“To a skinny 13-year-old, it was like winning the lottery,” Gavagan said.
Christopher Anderson, the executive director of MaleSurvivor, said sexual abuse — basically nonconsensual touching or sexual language — is devastating under any circumstance, but coach and player often have a special relationship.
“Especially as you progress higher and higher, the coach can become just as important in some ways to an athlete as the relationship with his parents might have,” Anderson said. “In some cases, it’s a substitute for parents.”
He added: “There’s also a fundamentally different power dynamic. When you’re a young star, the coach can literally make or break your career as an athlete.”
But caution has to extend beyond coaches who guide future Olympians, Gavagan said, noting that his coach was not of that caliber.
“The entire grooming process was so subtle,” Gavagan said. “It’s not like when I first went into his house that he tried to grope me.”
First, Gavagan said, the coach said it was all right to curse in that house. On another visit it was fine to have a beer, which led on another day to Playboy magazine and on subsequent days to harder pornography and harder liquor. It was six months before the coach laid an explicitly sexual hand on him, Gavagan said.
“I didn’t feel like a sudden red line had been crossed — the line had been blurred,” Gavagan said, explaining that he avoided his parents when he returned home with liquor on his breath by telling them he was exhausted and going straight to his room. (Unlike many sexual-abuse victims, Gavagan said his parents, with whom the coach had ingratiated himself, were supportive of their son, and his was a loving family. He said that if he had approached them about the coach, they would have listened.)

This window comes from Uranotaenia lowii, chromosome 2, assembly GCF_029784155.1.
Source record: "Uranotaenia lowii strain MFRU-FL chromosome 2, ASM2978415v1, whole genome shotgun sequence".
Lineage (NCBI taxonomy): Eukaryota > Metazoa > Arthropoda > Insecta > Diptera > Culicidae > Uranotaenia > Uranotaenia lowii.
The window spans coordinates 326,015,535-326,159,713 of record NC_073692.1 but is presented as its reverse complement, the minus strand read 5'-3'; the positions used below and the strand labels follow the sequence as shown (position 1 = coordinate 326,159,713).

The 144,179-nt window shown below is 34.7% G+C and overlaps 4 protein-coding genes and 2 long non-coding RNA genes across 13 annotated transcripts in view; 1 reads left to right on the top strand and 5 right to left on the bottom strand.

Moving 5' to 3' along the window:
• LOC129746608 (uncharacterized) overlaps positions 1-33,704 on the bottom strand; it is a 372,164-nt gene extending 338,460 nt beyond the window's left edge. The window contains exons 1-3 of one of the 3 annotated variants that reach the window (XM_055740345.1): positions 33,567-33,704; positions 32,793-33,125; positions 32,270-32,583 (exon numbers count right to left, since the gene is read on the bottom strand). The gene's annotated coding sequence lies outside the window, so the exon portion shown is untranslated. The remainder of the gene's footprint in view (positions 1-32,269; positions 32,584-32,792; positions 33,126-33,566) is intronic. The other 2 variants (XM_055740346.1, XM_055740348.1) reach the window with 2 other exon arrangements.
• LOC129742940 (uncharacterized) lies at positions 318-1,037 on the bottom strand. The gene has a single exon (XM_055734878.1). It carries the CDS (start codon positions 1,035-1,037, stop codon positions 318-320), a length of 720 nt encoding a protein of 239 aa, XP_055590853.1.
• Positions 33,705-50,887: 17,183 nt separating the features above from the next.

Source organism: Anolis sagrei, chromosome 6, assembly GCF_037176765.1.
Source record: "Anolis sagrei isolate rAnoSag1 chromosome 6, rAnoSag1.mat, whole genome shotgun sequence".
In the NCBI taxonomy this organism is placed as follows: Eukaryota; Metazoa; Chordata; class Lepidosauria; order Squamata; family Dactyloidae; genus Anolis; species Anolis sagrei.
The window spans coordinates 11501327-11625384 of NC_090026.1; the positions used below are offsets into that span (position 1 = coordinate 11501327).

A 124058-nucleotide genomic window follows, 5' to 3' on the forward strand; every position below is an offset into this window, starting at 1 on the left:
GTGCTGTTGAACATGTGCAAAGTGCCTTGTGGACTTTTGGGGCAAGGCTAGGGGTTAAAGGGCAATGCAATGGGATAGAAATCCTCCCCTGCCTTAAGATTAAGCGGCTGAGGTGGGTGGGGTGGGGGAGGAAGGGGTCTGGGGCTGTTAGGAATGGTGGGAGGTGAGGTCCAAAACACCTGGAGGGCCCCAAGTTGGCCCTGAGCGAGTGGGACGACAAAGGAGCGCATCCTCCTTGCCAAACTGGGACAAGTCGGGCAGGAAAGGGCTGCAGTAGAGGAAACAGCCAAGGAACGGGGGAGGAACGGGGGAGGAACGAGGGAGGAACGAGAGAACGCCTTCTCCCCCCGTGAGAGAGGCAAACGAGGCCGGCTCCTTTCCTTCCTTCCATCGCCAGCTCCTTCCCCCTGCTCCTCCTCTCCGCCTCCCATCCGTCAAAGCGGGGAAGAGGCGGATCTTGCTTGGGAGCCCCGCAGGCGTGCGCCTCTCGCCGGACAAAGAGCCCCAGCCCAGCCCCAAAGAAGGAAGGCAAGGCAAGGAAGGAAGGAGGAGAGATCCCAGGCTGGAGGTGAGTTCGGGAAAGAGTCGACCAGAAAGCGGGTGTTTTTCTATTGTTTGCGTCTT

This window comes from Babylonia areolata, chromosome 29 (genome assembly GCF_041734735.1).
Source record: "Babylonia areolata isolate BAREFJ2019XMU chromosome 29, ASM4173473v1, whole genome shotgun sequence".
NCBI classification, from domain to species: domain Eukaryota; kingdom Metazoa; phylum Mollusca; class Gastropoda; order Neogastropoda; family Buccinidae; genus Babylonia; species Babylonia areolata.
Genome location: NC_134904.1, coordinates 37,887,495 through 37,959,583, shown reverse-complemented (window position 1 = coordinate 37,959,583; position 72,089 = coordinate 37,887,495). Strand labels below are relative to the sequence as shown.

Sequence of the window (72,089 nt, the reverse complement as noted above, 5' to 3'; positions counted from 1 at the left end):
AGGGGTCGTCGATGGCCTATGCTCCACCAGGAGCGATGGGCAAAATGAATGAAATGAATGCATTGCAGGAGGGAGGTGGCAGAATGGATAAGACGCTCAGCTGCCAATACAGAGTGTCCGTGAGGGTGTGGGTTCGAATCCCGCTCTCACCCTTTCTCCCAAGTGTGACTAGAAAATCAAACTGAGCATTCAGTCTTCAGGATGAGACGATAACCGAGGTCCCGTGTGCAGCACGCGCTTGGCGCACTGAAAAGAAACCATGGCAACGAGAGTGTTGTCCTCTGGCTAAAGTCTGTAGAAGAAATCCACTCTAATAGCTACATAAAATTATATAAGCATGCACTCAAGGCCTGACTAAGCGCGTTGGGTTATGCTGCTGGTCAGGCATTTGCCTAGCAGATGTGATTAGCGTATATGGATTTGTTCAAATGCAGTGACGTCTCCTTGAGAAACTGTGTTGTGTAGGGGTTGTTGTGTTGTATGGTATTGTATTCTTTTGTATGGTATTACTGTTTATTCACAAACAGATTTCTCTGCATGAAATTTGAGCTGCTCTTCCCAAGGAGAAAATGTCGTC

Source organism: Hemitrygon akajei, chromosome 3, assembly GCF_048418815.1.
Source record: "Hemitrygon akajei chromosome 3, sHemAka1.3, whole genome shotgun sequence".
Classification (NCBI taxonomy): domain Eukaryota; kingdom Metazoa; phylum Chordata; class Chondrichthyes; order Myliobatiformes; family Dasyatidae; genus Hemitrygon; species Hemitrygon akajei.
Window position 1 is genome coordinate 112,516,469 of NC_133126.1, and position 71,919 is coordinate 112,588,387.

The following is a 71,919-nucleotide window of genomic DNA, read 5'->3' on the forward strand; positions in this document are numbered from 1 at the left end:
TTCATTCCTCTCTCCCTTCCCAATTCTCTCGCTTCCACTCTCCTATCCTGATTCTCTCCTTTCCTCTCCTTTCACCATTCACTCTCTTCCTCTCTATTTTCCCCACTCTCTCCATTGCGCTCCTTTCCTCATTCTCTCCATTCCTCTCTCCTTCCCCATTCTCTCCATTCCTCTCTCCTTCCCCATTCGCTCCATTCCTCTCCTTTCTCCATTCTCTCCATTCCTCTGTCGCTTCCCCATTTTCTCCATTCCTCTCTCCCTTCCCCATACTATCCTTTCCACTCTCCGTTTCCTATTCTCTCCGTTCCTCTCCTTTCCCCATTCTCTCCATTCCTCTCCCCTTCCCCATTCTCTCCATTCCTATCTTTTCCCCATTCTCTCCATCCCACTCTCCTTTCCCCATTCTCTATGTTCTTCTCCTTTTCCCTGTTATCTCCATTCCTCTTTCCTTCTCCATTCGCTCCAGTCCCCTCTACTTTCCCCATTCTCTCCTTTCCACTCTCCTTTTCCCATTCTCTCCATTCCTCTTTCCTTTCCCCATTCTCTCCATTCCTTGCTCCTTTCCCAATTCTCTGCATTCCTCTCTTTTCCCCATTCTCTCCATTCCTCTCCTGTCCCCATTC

Another aspect of sexual abuse in sports is the environment, which emphasizes a kind of macho ethic.
“What is most different about abuse is the sports culture itself,” Fradkin said. “It is a culture that promotes teamwork and teaches boys to shrug it off. When a boy or man is abused, he risks being thrown off the team if he should speak the truth because he’ll be seen as being disloyal — and weak.”
At 17, after four years with his coach, Gavagan said he “aged out” of his coach’s target age.
“At the time I had no idea of how it would impact my life, but the unhealthy lessons about relations, trust and the truth set a time bomb that would detonate my relationships for the next 10 years,” Gavagan said.
As a word of caution, Anderson said the lesson for parents should not be that sports are dangerous.
“It should be that there are sometimes dangerous people who gravitate to sporting organizations and our safeguards aren’t good enough yet to adequately protect our children,” he said. “That doesn’t mean that we should be pulling our kids from soccer and baseball and basketball. What it means is that parents need to be vigilant.”
He added: “They need to be proactive with athletic organizations to make sure that policies are in place — such as doing criminal background checks on staff and having a procedure where young athletes can complain about inappropriate behavior — that make sure children are protected.”